You want to rename these files in a more consistent manner so that the Product ID is in the same place in all filenames. To achieve this we first enter a regular expression into the Regular Expression box of the RegEx Name 1 tab. The expression we will use is \d{5}, which matches a five digit number. We can then use this to rename the files using the product ID in a variety of ways. For example, we can enter Product ID $0 into the Replace Name With box to rename the files in the format "Product ID xxxxx":

Renaming Using Regular Expressions

Alternatively, we could retain the existing filenames, but insert the Product ID at the start of each name by entering $0 - in the Insert At Start box:

Renaming Using Regular Expressions

Imagine our product range increases and we start using six digit Product IDs. We can add an extra 0 to the start of the existing Product IDs by entering 0$0 in the Replace Match With box:

Renaming Using Regular Expressions
Using Subexpressions

Imagine we have some files that have been named starting with the date in the format DD-MM-YYYY. This date format leads to the files being listed out of order, so we want to change the date format to YYYY-MM-DD. To achieve this we use the regular expression (\d\d)-(\d\d)-(\d\d\d\d). To explain this, the expression \d\d-\d\d-\d\d\d\d would match the date format used in the file, but we have also added brackets around each data element to create three subexpressions. This allows us to access the individual date elements using $1, $2 and $3. We can therefore enter $3-$2-$1 in the Replace Match With box to replace the DD-MM-YYYY dates with YYYY-MM-DD dates:

Renaming Using Subexpressions

Alternatively, we could change the whole name format by entering Meeting Minutes - $3-$2-$1 into the Replace Name With box:

Renaming Using Subexpressions
Using Multiple Regular Expressions

Imagine we have some video files which have been named with a group name in square brackets at the start, and file information in brackets at the end:

Using Multiple Regular Expressions

We want to create a rename that strips out the group name and file information. In the RegEx Name 1 tab we can use the regular expression \[.*\]  (Note: there's a space character at the end) to match the group name. We can then use the Replace Match With to replace this text with nothing (i.e. remove it):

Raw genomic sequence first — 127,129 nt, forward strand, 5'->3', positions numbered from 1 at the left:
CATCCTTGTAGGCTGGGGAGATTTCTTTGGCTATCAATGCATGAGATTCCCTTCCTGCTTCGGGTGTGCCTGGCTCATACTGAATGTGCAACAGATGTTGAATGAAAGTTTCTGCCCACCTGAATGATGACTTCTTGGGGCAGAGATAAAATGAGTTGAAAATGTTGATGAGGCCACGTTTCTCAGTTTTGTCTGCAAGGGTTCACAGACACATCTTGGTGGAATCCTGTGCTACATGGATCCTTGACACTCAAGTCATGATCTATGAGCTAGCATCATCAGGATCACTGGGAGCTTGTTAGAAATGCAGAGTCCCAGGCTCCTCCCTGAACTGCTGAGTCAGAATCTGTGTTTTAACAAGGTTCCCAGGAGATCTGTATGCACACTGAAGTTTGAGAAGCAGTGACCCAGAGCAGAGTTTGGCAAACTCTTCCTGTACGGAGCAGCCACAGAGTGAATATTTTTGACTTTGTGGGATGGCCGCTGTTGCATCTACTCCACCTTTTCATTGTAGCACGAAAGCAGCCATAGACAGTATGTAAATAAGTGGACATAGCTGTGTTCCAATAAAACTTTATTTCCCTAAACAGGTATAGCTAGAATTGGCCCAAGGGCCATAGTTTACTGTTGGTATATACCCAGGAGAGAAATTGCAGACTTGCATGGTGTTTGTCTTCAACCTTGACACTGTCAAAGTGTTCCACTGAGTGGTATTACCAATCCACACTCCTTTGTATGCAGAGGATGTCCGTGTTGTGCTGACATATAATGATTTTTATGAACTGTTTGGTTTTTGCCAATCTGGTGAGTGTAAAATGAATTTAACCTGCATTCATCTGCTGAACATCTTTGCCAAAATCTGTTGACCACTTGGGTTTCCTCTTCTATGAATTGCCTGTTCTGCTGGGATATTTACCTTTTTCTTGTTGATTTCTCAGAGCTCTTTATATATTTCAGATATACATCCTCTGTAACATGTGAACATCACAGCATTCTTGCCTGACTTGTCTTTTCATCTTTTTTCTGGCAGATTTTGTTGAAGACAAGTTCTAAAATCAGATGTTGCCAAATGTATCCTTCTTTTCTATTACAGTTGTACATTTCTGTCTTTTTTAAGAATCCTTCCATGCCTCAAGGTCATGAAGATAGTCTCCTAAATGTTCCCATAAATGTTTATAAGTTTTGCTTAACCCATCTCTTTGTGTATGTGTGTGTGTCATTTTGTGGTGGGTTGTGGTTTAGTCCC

Using Multiple Regular Expressions

We can then go to the RegEx Name 2 tab and enter the regular expression  \(.*\) (Note: there's a space character at the start). We again use a blank Replace Match With to remove this text:

Using Multiple Regular Expressions

This task could be performed with the basic rename options, but the advantage of using regular expressions is that we can save these rename settings and apply them to other files. The rename operation will still work even if the group name and codec information are different:

Using Multiple Regular Expressions
Getting Help Writing Regular Expressions

If you're having trouble writing a regular expression, you can ask for help on sites like Stack Exchange's Super User. You're far more likely to get help if you show that you've tried to solve the problem yourself before asking. Explain what you're trying to match and include your attempt at a writing a regular expression, and somebody will likely tell you how to fix it.

Invalid Character Substitution

On Windows the characters \/:*?"<>| cannot be used in filenames, while on Linux and Mac the / character cannot be used. However, these characters can appear in meta tags, for example a song title that ends in a question mark. If a file is renamed using a tags that contains invalid characters, the rename operation will fail. To avoid this, Inviska Rename automatically substitutes invalid characters with an alternative character or string. Under the default settings similar Unicode characters are used to replace the invalid characters, as shown in the below table. You can change the substituted characters to meet your own needs. The substitution need not be a single character, and can be a string, for example you could replace colon with " -" (space dash).

Invalid Character Substitution On Windows

On Linux and Mac, only the slash character is substituted by default. However, the option to substitute other characters is left in place for users who wish to keep their filenames Windows compatible. The Linux and Mac versions contain an additional button that populates the table with the default character substitutions for Windows.

Invalid Character Substitution On Linus

If the substitute character is the same as the invalid character, no substitution will take place for that character. As it can be difficult to see the difference between the invalid ASCII characters and the substitute Unicode characters, the characters are coloured to indicate when substitution is enabled. In the above left screenshot substitution is only enabled for the slash character, while in the right screenshot substitution is enabled for all characters. This highlighting only takes place on Linux and Mac, since on Windows character substitution is always active for all invalid characters.

Postscript